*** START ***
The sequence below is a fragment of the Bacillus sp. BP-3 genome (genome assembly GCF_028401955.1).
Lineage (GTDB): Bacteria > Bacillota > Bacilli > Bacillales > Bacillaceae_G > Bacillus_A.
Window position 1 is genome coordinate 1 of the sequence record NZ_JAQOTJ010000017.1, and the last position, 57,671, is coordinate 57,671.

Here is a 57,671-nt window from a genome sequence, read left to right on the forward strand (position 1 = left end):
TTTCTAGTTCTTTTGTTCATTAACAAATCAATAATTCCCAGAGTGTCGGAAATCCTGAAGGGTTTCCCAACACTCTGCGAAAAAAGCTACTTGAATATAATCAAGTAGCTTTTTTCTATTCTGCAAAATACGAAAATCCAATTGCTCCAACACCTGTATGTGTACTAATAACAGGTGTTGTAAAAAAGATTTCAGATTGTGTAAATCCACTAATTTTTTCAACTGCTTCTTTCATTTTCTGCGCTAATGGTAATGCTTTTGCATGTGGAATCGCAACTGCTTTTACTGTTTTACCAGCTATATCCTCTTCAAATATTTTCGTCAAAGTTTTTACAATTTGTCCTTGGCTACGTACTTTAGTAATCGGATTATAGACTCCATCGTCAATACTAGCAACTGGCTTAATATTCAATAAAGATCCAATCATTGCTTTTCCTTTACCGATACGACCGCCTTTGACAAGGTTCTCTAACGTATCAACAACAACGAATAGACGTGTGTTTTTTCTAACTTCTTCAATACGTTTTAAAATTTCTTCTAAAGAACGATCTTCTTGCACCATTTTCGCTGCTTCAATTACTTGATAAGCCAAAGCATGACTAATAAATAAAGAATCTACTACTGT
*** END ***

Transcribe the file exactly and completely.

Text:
The sequence below is a fragment of the Bacillus sp. BP-3 genome (genome assembly GCF_028401955.1).
Lineage (GTDB): Bacteria > Bacillota > Bacilli > Bacillales > Bacillaceae_G > Bacillus_A.
Window position 1 is genome coordinate 1 of the sequence record NZ_JAQOTJ010000017.1, and the last position, 57,671, is coordinate 57,671.

Here is a 57,671-nt window from a genome sequence, read left to right on the forward strand (position 1 = left end):
TTTCTAGTTCTTTTGTTCATTAACAAATCAATAATTCCCAGAGTGTCGGAAATCCTGAAGGGTTTCCCAACACTCTGCGAAAAAAGCTACTTGAATATAATCAAGTAGCTTTTTTCTATTCTGCAAAATACGAAAATCCAATTGCTCCAACACCTGTATGTGTACTAATAACAGGTGTTGTAAAAAAGATTTCAGATTGTGTAAATCCACTAATTTTTTCAACTGCTTCTTTCATTTTCTGCGCTAATGGTAATGCTTTTGCATGTGGAATCGCAACTGCTTTTACTGTTTTACCAGCTATATCCTCTTCAAATATTTTCGTCAAAGTTTTTACAATTTGTCCTTGGCTACGTACTTTAGTAATCGGATTATAGACTCCATCGTCAATACTAGCAACTGGCTTAATATTCAATAAAGATCCAATCATTGCTTTTCCTTTACCGATACGACCGCCTTTGACAAGGTTCTCTAACGTATCAACAACAACGAATAGACGTGTGTTTTTTCTAACTTCTTCAATACGTTTTAAAATTTCTTCTAAAGAACGATCTTCTTGCACCATTTTCGCTGCTTCAATTACTTGATAAGCCAAAGCATGACTAATAAATAAAGAATCTACTACTGT